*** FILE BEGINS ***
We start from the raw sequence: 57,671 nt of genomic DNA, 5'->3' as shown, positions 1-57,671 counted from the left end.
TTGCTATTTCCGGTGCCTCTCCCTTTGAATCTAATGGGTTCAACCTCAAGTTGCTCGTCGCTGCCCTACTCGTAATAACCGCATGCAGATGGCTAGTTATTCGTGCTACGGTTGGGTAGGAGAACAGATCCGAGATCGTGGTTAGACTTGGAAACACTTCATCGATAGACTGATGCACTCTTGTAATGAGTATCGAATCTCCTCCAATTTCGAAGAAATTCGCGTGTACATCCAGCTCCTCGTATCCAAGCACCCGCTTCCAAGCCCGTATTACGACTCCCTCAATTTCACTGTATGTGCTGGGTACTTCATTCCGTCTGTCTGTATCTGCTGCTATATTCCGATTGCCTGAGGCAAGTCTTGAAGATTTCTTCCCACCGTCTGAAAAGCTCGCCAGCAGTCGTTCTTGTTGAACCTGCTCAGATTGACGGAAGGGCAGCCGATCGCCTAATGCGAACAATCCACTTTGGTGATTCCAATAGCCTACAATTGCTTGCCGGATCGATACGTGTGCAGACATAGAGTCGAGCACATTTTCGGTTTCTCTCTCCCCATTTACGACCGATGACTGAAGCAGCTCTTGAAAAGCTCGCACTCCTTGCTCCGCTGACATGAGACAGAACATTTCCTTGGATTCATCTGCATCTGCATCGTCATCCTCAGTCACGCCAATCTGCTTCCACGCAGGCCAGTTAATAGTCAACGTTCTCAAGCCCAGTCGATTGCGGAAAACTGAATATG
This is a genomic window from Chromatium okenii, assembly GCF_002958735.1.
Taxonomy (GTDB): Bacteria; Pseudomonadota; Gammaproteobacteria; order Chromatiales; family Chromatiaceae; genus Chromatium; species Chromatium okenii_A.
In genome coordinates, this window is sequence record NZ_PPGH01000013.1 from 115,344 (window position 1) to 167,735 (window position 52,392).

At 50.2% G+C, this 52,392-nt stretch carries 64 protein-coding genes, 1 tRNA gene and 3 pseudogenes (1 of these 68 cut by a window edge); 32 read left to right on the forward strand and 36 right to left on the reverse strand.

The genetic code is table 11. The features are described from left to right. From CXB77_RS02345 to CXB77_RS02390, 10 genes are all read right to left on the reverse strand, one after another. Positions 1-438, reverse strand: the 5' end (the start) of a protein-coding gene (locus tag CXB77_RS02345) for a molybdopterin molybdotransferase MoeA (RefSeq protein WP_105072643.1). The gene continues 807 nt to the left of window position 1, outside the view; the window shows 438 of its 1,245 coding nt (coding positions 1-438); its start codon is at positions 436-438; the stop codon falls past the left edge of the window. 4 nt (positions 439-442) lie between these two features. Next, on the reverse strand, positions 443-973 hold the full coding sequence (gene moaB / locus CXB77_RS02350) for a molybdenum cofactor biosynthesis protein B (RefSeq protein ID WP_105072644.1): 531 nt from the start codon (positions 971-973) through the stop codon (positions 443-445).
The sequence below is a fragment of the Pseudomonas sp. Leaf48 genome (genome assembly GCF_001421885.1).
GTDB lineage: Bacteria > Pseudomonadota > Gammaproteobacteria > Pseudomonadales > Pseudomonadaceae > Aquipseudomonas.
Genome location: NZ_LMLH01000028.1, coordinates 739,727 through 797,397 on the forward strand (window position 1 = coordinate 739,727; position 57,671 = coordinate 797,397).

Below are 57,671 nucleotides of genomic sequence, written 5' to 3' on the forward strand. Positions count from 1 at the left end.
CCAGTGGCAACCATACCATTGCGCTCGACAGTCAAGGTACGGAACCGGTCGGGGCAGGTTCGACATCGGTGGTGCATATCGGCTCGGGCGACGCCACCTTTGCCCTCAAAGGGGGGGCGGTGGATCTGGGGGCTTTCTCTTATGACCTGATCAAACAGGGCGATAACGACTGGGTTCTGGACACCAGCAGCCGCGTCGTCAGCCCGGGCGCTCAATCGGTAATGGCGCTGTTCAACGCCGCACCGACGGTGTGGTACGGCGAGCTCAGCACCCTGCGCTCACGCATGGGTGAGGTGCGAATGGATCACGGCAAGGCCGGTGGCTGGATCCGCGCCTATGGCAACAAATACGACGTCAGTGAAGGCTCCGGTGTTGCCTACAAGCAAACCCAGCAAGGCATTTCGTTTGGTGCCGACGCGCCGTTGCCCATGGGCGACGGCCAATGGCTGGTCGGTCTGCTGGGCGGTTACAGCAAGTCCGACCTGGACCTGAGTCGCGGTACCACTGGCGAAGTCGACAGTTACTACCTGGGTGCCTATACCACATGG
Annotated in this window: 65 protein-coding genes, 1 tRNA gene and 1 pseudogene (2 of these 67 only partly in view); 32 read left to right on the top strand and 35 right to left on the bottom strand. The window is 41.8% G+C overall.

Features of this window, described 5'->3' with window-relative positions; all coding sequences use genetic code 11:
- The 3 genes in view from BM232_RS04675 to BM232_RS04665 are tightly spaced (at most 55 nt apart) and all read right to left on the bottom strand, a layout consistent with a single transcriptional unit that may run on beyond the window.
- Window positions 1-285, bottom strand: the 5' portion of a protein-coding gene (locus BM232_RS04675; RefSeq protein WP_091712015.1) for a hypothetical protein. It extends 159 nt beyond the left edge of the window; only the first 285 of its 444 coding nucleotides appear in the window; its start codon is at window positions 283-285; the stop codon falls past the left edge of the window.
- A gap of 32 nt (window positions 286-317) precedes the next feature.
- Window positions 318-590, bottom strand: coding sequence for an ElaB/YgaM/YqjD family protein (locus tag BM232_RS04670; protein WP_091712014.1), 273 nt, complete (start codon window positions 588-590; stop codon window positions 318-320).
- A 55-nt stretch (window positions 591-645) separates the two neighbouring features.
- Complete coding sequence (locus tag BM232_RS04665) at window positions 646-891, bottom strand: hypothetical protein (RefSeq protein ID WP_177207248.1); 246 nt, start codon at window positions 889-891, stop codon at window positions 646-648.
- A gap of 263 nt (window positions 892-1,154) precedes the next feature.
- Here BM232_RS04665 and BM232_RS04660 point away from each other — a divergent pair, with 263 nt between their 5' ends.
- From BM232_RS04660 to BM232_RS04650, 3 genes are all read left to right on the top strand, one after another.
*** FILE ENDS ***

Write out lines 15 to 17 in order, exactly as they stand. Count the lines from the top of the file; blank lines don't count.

- The 3 genes in view from BM232_RS04675 to BM232_RS04665 are tightly spaced (at most 55 nt apart) and all read right to left on the bottom strand, a layout consistent with a single transcriptional unit that may run on beyond the window.
- Window positions 1-285, bottom strand: the 5' portion of a protein-coding gene (locus BM232_RS04675; RefSeq protein WP_091712015.1) for a hypothetical protein. It extends 159 nt beyond the left edge of the window; only the first 285 of its 444 coding nucleotides appear in the window; its start codon is at window positions 283-285; the stop codon falls past the left edge of the window.
- A gap of 32 nt (window positions 286-317) precedes the next feature.